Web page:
a Rant – Keeping Reptiles as a Pet not collecting

Bertie the Boa, less then one year old

Reptile husbandry has changed a lot over the period of time I have been keeping snakes. In the early days, it was considered ok to keep them in small racks or rubs as they are known. Underfloor heating often no thermostat and no light.

If you are keeping snakes to breed to sell, or a pet shop and keeping them for a short period before selling them then a rack/rub system makes sense, you can keep a lot of stock in a small area and there are only going to be there a while before sold.

For those of us keeping reptiles as pets then most of us in Europe keep them in large display cabinets. My little corn snake is in a 1m by 0.6m viv and height for climbing.

He has heating from a ceramic heater, a T5 strip light giving UVB all controlled automatically.

Bertie has a 2m by 0.9m viv, a heater in the centre giving background heat and a heater off to one side to give the hot spot, they are on day/night thermostats and for light there is a daylight UV flood that operates noon till tea and white LED for the day time and dark blue LED for the last few hours at night. Eight hours of daylight in the winter slowly rising to fourteen hours in peak summer.

Both my main vivariums are in the main living room, our snakes are part of the family just like our hounds. They have multiple hides, moss boxes for humidity and rocks to bask on, and branches to climb up.

So what’s my rant about?

Well if you do some research you will find that keeping a pet snake is just putting it in a small box with some heating and water and a hide. No enrichment, no where to climb no real light.

Even the better videos on YouTube talk about a box with no height, no UV. They selectively take aspects of the wild lifestyle and say for example a Ball Python just lives in a dark burrow. Yes those in the desert do during the hot season stay underground but recent studies has shown that 70% of their pray is aboral mammals. That 0.5m high rub is not going to allow it to climb. Heating provided by underfloor heat pads for plastic or glass tanks and light bulbs for wooden viv, this is just not good enough.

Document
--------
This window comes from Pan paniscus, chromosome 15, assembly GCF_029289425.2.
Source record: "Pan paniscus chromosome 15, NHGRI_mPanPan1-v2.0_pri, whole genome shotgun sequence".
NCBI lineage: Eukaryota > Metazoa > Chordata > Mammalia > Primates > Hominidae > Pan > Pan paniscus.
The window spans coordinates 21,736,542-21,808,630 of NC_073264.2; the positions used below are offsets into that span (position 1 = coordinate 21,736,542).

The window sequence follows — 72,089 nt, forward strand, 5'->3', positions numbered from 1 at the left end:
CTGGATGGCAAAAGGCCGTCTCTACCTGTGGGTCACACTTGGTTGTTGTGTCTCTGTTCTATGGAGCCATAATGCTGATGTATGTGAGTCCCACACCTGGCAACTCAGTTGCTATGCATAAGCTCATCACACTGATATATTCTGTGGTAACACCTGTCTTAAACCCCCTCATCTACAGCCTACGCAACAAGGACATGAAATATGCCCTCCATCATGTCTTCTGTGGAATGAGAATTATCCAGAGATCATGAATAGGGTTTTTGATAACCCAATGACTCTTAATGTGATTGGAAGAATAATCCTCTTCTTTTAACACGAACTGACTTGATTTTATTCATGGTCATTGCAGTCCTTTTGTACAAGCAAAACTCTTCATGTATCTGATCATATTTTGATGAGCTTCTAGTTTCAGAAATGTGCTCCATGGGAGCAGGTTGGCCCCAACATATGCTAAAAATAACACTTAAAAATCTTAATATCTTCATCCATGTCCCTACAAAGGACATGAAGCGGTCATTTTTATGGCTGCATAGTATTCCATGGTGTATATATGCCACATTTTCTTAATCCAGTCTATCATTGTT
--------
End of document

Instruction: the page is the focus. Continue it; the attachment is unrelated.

Most of the internet and the especially YouTube seems about twenty years behind. Luckly at least here in Europe things are moving forward, enrichment, bioactive enclosures etc are taking off. Lets hope that more of keepers on the internet take notice. Things are always going to be a little biased towards rubs and racks, as most of the experts are breeders and are going to be using rack systems, but we need to up are game and give the best life we can to our pets, and not treat them as items to collect. I collect fountain pens not living creatures.

Focus Stacking

Fountain Pens

When shooting still life or macro, depth of field is limited. This was shot with daylight, and a little bit of fill flash from a low power studio flash head and a shoot through umbrella.

I wanted to shoot at f/8 which would give me reasonable quality, depth of field and not have the shutter speed drop too much. But even f/8 would not give me enough depth of field. so I decided to have a go at a technique that I had read about and see a landscape photographer user on a Youtube video but never tried my self.

A technique I do use is to merge several images together to create large panoramic. The technique I chose to use this time was to create more depth of field. Its called photostacking and is automated now in Photoshop.

I took several images in succession but focused at different points in the image. After a quick edit for colour, contrast and exposure. I imported these as separate layers into Photoshop.

Once in Photoshop, the first step is to make sure they are all aligned correctly. Now I was shooting on a tripod, but sometimes even the best lens do something called ‘focus breathing’ and the field of view changes ever so slightly.

With each layer selected go, Edit , Auto-Align Layers and I chose Auto. This will then line up everything to the best of its ability.

Now you are ready to merge the layers into a single image layer taking the parts that are in focus from each layer. Its quite easy and automated.

Again with all layers selected, go to Edit and select Auto-Blend Layers.

Select Stack Image and ensure that the Seamless and Content Aware tick boxes are selected.

It will now generate a new layer based on the parts in focus. It will do a reasonable job but will not be perfect, you may have to tweak the layer masks it generates slightly. Save it and go back into Lightroom for a final edit.